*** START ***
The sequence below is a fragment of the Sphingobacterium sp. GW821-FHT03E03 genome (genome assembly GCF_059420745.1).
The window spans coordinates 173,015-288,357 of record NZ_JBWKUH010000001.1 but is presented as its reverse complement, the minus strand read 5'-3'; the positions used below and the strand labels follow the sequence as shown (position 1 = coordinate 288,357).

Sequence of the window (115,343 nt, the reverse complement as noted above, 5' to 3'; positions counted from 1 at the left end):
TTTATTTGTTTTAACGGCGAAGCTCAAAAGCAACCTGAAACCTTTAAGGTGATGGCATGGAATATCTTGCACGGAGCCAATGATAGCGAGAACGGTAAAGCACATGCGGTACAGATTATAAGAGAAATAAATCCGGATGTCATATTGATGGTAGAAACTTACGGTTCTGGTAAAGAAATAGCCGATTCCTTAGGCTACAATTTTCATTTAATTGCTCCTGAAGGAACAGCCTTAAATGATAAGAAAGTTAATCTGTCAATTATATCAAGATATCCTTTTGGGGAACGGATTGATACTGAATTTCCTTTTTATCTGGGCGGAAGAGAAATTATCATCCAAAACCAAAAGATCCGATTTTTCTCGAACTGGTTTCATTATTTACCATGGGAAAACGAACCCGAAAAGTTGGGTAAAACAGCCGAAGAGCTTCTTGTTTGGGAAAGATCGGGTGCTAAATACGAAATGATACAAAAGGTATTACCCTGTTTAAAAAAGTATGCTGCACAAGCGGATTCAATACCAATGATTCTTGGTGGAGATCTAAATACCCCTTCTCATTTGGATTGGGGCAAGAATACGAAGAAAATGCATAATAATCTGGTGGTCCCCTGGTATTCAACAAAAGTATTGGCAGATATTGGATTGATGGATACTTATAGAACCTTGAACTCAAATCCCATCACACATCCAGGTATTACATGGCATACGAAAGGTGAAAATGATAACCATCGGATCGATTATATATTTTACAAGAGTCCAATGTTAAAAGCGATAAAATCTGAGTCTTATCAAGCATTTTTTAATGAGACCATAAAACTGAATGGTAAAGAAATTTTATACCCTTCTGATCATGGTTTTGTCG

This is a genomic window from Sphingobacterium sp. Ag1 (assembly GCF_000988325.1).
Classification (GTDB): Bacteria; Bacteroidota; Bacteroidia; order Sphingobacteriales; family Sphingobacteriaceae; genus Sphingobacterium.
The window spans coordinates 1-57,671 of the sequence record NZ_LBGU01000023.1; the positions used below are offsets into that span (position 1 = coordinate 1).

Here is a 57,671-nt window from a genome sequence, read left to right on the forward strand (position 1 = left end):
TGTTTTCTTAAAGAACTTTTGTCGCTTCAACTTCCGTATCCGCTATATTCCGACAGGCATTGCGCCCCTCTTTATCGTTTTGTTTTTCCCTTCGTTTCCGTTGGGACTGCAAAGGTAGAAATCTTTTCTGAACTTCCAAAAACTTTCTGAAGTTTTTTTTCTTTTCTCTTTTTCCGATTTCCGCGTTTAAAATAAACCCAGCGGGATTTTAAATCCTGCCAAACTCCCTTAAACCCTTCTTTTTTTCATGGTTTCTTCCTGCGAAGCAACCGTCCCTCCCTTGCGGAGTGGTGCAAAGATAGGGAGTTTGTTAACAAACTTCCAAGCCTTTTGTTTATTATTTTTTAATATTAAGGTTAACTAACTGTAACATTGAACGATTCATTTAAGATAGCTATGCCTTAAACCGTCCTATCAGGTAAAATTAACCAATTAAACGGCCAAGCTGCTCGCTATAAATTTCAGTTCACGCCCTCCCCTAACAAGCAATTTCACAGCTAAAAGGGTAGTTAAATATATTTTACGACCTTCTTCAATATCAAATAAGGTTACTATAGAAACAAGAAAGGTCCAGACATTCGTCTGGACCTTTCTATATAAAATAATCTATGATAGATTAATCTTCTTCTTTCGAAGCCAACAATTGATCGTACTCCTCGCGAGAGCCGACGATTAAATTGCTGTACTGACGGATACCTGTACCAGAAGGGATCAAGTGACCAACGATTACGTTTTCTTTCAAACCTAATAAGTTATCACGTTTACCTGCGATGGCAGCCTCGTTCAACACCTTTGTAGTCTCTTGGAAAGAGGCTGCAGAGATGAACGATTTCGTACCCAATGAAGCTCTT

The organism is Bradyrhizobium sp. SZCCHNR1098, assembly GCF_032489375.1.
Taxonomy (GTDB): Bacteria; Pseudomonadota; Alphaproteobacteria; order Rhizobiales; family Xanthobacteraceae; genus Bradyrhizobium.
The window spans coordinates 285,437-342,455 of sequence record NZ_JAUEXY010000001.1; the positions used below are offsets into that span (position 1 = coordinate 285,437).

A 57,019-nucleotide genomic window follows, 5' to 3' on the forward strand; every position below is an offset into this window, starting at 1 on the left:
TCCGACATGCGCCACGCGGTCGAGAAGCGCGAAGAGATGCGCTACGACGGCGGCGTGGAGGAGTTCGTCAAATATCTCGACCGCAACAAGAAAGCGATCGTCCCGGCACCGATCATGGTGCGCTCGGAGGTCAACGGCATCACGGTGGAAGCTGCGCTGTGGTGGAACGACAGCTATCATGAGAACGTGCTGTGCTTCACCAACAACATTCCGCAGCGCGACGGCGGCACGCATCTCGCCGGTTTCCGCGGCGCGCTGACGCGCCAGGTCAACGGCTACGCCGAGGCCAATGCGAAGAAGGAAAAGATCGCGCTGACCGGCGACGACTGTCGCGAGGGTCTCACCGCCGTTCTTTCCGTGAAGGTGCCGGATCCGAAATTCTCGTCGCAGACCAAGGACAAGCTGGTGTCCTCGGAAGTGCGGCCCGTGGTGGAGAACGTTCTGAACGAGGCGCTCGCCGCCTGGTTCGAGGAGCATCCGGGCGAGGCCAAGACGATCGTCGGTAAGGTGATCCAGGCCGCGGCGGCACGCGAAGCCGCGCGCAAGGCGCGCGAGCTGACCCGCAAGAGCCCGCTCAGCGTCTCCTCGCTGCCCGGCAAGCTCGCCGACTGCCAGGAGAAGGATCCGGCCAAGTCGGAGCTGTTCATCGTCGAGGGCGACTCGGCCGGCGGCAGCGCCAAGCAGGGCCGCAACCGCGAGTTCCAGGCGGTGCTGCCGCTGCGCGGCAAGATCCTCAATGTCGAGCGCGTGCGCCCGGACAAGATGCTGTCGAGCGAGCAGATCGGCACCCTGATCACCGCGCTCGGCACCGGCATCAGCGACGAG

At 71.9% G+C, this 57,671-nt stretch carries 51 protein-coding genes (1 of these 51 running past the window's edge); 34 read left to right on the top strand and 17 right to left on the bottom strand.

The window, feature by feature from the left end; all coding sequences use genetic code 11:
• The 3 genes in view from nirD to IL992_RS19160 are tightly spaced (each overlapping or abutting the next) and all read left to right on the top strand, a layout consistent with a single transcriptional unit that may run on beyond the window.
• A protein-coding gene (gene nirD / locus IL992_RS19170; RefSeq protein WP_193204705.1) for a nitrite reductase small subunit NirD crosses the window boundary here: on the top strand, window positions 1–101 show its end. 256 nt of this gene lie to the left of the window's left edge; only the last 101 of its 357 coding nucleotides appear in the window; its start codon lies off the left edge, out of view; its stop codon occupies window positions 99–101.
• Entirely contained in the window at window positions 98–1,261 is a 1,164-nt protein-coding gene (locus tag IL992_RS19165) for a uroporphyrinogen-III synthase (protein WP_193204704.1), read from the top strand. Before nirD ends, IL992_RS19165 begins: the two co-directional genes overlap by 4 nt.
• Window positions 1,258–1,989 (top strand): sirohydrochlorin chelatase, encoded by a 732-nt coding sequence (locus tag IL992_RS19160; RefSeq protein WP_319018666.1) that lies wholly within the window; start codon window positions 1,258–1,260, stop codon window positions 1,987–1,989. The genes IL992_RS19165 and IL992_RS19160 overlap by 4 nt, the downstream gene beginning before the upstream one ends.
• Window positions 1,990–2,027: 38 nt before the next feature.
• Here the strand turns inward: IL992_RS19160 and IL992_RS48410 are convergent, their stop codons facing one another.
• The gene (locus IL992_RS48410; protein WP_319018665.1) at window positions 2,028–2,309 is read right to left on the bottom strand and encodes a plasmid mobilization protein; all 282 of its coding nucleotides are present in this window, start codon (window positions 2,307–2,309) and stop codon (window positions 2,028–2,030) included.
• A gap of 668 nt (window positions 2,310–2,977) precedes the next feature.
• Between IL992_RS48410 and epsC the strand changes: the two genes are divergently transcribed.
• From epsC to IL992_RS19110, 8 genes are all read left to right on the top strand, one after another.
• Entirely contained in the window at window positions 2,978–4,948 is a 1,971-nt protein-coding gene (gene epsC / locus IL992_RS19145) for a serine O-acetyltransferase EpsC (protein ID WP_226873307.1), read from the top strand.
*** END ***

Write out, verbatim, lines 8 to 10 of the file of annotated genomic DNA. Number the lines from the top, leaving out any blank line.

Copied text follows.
Here is a 57,671-nt window from a genome sequence, read left to right on the forward strand (position 1 = left end):
TGTTTTCTTAAAGAACTTTTGTCGCTTCAACTTCCGTATCCGCTATATTCCGACAGGCATTGCGCCCCTCTTTATCGTTTTGTTTTTCCCTTCGTTTCCGTTGGGACTGCAAAGGTAGAAATCTTTTCTGAACTTCCAAAAACTTTCTGAAGTTTTTTTTCTTTTCTCTTTTTCCGATTTCCGCGTTTAAAATAAACCCAGCGGGATTTTAAATCCTGCCAAACTCCCTTAAACCCTTCTTTTTTTCATGGTTTCTTCCTGCGAAGCAACCGTCCCTCCCTTGCGGAGTGGTGCAAAGATAGGGAGTTTGTTAACAAACTTCCAAGCCTTTTGTTTATTATTTTTTAATATTAAGGTTAACTAACTGTAACATTGAACGATTCATTTAAGATAGCTATGCCTTAAACCGTCCTATCAGGTAAAATTAACCAATTAAACGGCCAAGCTGCTCGCTATAAATTTCAGTTCACGCCCTCCCCTAACAAGCAATTTCACAGCTAAAAGGGTAGTTAAATATATTTTACGACCTTCTTCAATATCAAATAAGGTTACTATAGAAACAAGAAAGGTCCAGACATTCGTCTGGACCTTTCTATATAAAATAATCTATGATAGATTAATCTTCTTCTTTCGAAGCCAACAATTGATCGTACTCCTCGCGAGAGCCGACGATTAAATTGCTGTACTGACGGATACCTGTACCAGAAGGGATCAAGTGACCAACGATTACGTTTTCTTTCAAACCTAATAAGTTATCACGTTTACCTGCGATGGCAGCCTCGTTCAACACCTTTGTAGTCTCTTGGAAAGAGGCTGCAGAGATGAACGATTTCGTACCCAATGAAGCTCTT

The organism is Bradyrhizobium sp. SZCCHNR1098, assembly GCF_032489375.1.